• 35-57% of adolescent girls engage in crash dieting, fasting, self-induced vomiting, diet pills, or laxatives.19
  • In a college campus survey, 91% of the women admitted to controlling their weight through dieting.20

In our cousin’s case, we think the disorder was caused by Post Traumatic Stree Disorder. When she was just 8 years old (1995), her mother enrolled her in one of New Jersey’s top private schools. She flourished and her parents couldn’t be happier.

But soon her disposition changed and she became combative, anxious and depressed. It was not until years later she disclosed to her parents that a teacher in the elite private school had sexually assaulted her.

This traumatic event is what precipitated a life of emotional pain, anorexia, bulimia, cutting, and self-loathing. Of course, her parents were horrified that their daughter kept this a secret for so many years. But predators often swear their victims to secrecy threatening them if they tell.

Because our cousin got so sick from anorexia (sometimes weighing as little as 80 pounds) many times she was hospitalized with a feeding tube to ensure she get proper nutrients and supplements. But unfortunately, the treatments didn’t seem to help.

Her parents decided to file a civil lawsuit against the teacher and the private school to ensure this predator be stopped before harming other young girls. They found out during the course of the trial that the teacher had been fired from other private schools before coming to this one for similar reasons, but it was never put on his record. This was before the term predator was used and awareness of predatory behavior remained silent.

They won the case and were awarded a large sum of money which they used to provide additional treatments in the hopes of saving their daughter. With a plethora of residential treatment programs, outpatient treatment programs, psychiatrists, multiple medications, therapy, and the like she could never overcome the trauma of the sexual abuse. Consequently, on Thursday, November 11th, 2021 she was found unconscious in her apartment. She never regained consciousness having suffered both liver and kidney failure.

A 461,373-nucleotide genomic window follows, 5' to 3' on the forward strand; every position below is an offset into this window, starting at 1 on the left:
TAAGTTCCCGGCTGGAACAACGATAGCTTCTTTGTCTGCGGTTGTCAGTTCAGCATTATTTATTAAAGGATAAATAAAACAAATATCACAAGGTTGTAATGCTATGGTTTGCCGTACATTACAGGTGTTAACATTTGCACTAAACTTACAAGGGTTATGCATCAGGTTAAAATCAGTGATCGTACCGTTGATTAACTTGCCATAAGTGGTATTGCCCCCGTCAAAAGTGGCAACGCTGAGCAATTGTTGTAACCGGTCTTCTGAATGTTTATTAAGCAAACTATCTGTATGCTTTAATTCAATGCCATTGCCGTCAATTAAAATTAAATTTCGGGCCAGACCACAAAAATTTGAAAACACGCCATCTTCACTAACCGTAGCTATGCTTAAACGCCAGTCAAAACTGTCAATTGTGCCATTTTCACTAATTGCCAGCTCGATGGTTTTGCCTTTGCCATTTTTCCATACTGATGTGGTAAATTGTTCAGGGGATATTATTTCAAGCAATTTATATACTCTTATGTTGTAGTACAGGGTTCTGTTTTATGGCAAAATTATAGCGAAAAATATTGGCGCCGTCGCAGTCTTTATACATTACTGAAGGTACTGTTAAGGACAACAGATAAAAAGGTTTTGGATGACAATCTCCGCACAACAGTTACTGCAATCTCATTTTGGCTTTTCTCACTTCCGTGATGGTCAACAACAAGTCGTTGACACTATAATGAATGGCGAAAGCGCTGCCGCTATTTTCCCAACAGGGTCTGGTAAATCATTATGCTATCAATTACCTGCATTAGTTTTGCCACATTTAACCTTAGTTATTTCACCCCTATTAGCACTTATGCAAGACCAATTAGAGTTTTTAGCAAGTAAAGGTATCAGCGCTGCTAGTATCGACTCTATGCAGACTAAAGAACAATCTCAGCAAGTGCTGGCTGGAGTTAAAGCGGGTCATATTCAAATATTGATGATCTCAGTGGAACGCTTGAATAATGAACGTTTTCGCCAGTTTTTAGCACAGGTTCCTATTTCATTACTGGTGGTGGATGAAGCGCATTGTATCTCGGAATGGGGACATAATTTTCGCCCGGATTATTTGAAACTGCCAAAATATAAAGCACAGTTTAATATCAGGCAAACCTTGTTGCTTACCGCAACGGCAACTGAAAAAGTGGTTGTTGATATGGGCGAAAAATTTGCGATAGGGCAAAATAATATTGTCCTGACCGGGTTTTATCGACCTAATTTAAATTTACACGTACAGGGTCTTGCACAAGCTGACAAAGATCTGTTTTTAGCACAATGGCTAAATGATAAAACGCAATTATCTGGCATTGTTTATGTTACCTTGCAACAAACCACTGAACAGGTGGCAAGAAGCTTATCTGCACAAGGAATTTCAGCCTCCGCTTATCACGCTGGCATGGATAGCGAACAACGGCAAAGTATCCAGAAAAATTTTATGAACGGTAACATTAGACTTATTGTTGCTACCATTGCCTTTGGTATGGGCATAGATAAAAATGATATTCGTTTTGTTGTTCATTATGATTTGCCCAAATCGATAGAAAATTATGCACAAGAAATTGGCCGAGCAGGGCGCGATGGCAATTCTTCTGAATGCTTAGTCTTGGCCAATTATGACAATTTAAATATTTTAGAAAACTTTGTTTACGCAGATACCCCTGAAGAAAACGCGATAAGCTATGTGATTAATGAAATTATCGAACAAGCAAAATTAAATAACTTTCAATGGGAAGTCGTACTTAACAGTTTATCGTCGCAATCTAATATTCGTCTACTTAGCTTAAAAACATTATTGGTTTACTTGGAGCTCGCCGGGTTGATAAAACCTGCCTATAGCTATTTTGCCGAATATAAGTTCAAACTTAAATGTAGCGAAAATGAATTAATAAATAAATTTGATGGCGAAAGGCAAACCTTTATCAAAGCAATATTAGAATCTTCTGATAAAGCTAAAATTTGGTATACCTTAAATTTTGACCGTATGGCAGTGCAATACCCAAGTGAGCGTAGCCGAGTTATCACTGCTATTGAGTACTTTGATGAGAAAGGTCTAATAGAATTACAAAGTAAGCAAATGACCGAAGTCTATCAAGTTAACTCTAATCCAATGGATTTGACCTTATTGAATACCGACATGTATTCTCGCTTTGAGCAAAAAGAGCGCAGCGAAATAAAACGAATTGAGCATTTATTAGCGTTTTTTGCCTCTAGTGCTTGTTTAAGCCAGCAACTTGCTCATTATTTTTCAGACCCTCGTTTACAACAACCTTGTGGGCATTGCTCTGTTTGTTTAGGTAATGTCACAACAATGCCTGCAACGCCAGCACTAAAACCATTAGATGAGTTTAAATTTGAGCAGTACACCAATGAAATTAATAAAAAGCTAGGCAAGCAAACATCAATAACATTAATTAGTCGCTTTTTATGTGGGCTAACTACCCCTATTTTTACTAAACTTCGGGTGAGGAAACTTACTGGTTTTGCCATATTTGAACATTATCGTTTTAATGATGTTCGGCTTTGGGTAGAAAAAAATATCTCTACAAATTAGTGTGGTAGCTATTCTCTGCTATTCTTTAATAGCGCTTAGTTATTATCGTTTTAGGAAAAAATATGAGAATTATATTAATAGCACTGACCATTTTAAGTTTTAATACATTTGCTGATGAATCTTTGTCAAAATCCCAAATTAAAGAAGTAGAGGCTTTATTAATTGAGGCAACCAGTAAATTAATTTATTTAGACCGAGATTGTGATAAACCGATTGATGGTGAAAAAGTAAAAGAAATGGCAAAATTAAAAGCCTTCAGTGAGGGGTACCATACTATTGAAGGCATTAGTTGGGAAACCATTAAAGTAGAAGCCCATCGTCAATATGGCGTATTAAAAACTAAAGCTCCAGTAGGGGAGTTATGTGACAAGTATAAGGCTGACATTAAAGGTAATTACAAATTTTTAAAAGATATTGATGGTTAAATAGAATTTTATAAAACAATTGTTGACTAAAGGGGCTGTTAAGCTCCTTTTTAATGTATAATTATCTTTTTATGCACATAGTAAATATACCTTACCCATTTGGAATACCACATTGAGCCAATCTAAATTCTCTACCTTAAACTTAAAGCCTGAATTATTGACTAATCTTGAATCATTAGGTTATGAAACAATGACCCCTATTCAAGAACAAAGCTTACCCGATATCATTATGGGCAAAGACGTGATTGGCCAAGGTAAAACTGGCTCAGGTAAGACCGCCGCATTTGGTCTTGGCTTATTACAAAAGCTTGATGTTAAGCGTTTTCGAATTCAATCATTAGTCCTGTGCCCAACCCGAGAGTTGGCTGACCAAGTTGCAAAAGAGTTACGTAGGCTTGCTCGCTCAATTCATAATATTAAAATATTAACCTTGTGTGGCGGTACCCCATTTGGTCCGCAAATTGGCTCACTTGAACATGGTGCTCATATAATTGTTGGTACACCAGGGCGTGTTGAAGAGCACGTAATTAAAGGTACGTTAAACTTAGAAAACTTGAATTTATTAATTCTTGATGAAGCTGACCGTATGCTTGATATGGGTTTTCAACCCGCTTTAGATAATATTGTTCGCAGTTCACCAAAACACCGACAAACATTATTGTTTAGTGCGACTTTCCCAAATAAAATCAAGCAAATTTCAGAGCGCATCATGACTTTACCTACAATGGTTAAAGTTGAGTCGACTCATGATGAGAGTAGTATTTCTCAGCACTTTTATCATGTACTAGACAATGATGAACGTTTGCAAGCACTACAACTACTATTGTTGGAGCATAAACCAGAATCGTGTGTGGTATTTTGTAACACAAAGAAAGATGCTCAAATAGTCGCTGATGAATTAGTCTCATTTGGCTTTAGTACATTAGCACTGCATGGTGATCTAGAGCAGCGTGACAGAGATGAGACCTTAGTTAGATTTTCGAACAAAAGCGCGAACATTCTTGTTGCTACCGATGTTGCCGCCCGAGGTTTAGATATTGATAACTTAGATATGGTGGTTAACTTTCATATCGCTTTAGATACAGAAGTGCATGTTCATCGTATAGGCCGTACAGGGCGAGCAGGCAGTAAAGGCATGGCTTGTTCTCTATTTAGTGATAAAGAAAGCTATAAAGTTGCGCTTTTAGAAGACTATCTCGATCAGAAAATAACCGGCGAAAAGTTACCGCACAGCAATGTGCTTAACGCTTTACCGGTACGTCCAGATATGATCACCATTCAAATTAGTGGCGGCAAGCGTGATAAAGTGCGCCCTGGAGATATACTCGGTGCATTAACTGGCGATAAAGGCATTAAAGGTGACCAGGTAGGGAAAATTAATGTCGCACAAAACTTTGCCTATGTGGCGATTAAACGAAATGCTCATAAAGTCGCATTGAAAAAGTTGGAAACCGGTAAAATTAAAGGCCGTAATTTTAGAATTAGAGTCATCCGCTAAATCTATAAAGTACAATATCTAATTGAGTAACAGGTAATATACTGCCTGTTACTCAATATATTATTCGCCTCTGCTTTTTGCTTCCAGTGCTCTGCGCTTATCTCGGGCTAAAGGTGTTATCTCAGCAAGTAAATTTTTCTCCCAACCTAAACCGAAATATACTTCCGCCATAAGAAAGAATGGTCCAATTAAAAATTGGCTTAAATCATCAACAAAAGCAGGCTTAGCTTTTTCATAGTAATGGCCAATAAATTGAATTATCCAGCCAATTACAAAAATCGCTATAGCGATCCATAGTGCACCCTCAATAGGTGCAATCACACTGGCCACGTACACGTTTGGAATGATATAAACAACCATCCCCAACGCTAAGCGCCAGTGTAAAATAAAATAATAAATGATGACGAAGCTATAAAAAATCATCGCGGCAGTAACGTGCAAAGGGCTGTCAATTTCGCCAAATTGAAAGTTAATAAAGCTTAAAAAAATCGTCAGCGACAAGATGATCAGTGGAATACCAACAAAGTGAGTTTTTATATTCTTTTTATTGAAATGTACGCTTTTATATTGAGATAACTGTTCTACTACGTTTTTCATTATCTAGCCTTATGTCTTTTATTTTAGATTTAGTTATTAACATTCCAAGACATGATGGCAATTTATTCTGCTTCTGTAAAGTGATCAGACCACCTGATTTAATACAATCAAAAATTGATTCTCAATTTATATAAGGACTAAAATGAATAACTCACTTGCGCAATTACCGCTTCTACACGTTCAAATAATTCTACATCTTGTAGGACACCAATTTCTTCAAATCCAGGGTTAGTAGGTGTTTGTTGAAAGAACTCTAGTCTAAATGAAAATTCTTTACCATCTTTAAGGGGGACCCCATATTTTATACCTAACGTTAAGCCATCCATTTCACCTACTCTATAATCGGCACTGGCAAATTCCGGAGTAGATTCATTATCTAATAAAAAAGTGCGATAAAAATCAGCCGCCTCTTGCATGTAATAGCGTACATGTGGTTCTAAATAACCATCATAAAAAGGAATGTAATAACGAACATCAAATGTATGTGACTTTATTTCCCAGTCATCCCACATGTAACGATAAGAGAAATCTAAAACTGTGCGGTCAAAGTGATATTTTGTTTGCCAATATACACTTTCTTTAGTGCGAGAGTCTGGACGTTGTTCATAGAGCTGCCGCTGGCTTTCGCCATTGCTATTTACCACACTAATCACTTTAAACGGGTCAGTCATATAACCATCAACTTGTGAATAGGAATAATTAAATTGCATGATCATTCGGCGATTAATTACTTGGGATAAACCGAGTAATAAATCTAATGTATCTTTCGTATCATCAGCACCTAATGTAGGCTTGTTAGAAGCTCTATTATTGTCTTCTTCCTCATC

This is my effort to increase awareness for how deadly eating disorders are and the media’s role in perpetuating the problem. It is also an effort to educate parents about this challenging mental illness that results in more deaths than any other mental health disorder (besides opioids). Parents please talk to your kids about body image and make sure to listen to signs from your child who may be suffering in silence. Some things to listen for from your sons’ (yes boys get it too) and daughters’ conversations are, “I’m too fat,” “I need to eat less,” “I’m going on a diet, “I don’t like my thighs.” These can all be tell-tale signs.

For more information on the disease, treatments, and support go to:

Published by Amy Sandelman Harris

I am Amy Sandelman Harris - and I love to write about things that people find too personal to discuss, inspiring stories, and provide women of a certain age with the best online shopping resources vetted by me.

Leave a Reply

Your email address will not be published.

%d bloggers like this: